She had the kind of beauty only available to women past the age of forty. Her flesh was experienced, discerning, wise by reason of use.
The plane was in the air, the sun just beside it—a crimson ball sinking into the horizon. When I brought out Camus' Essays she tapped the book twice with a forefinger and declared: "He loved cities."
Her voice was everything a weapon could ever hope to be. I fell in love like a horse.
I could see she wanted something more: the brief yellow glint in her eyes, the way her shoulders moved when she asked me if I was a writer, the zigzag movement of her fingers across the seat before she drank her wine.
Oh, the thrill of being chased.
"What are you coming to do in Belgrade?" The question passed between us like an invitation.
"I am simply passing by," I replied.
"A shame," she said and sank into sleep.
I looked out the window. The sun had disappeared and regret was flowing through my veins.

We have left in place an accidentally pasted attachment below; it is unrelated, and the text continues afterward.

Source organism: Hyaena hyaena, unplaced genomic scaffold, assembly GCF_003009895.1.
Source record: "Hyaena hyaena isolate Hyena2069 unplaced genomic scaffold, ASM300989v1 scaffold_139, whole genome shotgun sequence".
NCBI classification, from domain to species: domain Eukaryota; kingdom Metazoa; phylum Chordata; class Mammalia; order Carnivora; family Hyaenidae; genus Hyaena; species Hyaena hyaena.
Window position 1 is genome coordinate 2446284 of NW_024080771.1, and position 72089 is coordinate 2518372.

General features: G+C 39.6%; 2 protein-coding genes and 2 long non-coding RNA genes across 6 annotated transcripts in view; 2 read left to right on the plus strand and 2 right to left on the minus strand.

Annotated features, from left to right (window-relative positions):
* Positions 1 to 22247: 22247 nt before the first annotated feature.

Later, when the plane landed, she squeezed something into my palm. It was a paper containing her email address. When I looked up she was already gone, her hips swaying down the stairs, hair bobbing behind her.
Months passed. Messages passed. When I arrived in Belgrade it was summer.
"You're even more beautiful in this sunlight," she declared.
On his death bed Goethe asked that the blinds be opened to allow light into the room. "More light!" he was said to have screamed. But whether light or darkness, a man's death is inevitable. Why not die in the light of love then?